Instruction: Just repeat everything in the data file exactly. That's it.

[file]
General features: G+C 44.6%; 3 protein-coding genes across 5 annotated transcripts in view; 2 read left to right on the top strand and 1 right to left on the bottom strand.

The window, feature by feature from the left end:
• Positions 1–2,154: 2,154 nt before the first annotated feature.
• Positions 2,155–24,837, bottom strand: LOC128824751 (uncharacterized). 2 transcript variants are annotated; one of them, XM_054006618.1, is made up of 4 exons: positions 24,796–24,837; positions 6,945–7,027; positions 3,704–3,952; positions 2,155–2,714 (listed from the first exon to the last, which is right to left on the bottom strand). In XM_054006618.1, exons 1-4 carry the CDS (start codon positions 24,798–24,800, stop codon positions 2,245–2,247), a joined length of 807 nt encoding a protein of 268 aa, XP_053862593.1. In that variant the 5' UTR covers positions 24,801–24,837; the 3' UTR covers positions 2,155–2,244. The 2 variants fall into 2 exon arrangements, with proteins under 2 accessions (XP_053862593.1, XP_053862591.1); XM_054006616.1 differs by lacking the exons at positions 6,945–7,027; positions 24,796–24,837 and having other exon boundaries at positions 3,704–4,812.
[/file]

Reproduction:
General features: G+C 44.6%; 3 protein-coding genes across 5 annotated transcripts in view; 2 read left to right on the top strand and 1 right to left on the bottom strand.

The window, feature by feature from the left end:
• Positions 1–2,154: 2,154 nt before the first annotated feature.
• Positions 2,155–24,837, bottom strand: LOC128824751 (uncharacterized). 2 transcript variants are annotated; one of them, XM_054006618.1, is made up of 4 exons: positions 24,796–24,837; positions 6,945–7,027; positions 3,704–3,952; positions 2,155–2,714 (listed from the first exon to the last, which is right to left on the bottom strand). In XM_054006618.1, exons 1-4 carry the CDS (start codon positions 24,798–24,800, stop codon positions 2,245–2,247), a joined length of 807 nt encoding a protein of 268 aa, XP_053862593.1. In that variant the 5' UTR covers positions 24,801–24,837; the 3' UTR covers positions 2,155–2,244. The 2 variants fall into 2 exon arrangements, with proteins under 2 accessions (XP_053862593.1, XP_053862591.1); XM_054006616.1 differs by lacking the exons at positions 6,945–7,027; positions 24,796–24,837 and having other exon boundaries at positions 3,704–4,812.